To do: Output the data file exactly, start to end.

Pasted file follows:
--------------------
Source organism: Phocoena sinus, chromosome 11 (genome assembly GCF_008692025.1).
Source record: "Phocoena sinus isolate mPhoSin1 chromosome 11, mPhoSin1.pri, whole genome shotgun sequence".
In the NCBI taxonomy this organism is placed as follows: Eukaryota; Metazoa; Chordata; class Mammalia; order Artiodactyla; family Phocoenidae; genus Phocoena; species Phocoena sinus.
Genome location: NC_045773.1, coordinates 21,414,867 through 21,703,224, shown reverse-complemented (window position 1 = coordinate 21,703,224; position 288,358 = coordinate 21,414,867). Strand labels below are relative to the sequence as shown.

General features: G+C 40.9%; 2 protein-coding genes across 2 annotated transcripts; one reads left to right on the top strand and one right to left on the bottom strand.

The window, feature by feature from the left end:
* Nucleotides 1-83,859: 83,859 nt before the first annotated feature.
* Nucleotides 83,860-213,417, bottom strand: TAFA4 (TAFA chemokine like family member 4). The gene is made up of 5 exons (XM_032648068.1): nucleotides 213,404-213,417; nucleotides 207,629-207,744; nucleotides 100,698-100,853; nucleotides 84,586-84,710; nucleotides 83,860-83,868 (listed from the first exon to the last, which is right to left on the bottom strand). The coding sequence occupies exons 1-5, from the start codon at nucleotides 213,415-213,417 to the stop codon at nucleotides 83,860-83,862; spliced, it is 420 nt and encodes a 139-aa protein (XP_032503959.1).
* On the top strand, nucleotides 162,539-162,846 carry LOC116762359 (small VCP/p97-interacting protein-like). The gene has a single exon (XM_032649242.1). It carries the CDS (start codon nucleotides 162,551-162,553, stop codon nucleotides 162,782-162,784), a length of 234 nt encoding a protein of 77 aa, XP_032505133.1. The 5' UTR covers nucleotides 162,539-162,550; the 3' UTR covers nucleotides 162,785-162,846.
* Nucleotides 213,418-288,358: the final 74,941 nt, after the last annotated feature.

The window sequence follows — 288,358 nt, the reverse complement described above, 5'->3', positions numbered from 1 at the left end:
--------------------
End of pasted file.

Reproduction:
Source organism: Phocoena sinus, chromosome 11 (genome assembly GCF_008692025.1).
Source record: "Phocoena sinus isolate mPhoSin1 chromosome 11, mPhoSin1.pri, whole genome shotgun sequence".
In the NCBI taxonomy this organism is placed as follows: Eukaryota; Metazoa; Chordata; class Mammalia; order Artiodactyla; family Phocoenidae; genus Phocoena; species Phocoena sinus.
Genome location: NC_045773.1, coordinates 21,414,867 through 21,703,224, shown reverse-complemented (window position 1 = coordinate 21,703,224; position 288,358 = coordinate 21,414,867). Strand labels below are relative to the sequence as shown.

General features: G+C 40.9%; 2 protein-coding genes across 2 annotated transcripts; one reads left to right on the top strand and one right to left on the bottom strand.

The window, feature by feature from the left end:
* Nucleotides 1-83,859: 83,859 nt before the first annotated feature.
* Nucleotides 83,860-213,417, bottom strand: TAFA4 (TAFA chemokine like family member 4). The gene is made up of 5 exons (XM_032648068.1): nucleotides 213,404-213,417; nucleotides 207,629-207,744; nucleotides 100,698-100,853; nucleotides 84,586-84,710; nucleotides 83,860-83,868 (listed from the first exon to the last, which is right to left on the bottom strand). The coding sequence occupies exons 1-5, from the start codon at nucleotides 213,415-213,417 to the stop codon at nucleotides 83,860-83,862; spliced, it is 420 nt and encodes a 139-aa protein (XP_032503959.1).
* On the top strand, nucleotides 162,539-162,846 carry LOC116762359 (small VCP/p97-interacting protein-like). The gene has a single exon (XM_032649242.1). It carries the CDS (start codon nucleotides 162,551-162,553, stop codon nucleotides 162,782-162,784), a length of 234 nt encoding a protein of 77 aa, XP_032505133.1. The 5' UTR covers nucleotides 162,539-162,550; the 3' UTR covers nucleotides 162,785-162,846.
* Nucleotides 213,418-288,358: the final 74,941 nt, after the last annotated feature.

The window sequence follows — 288,358 nt, the reverse complement described above, 5'->3', positions numbered from 1 at the left end: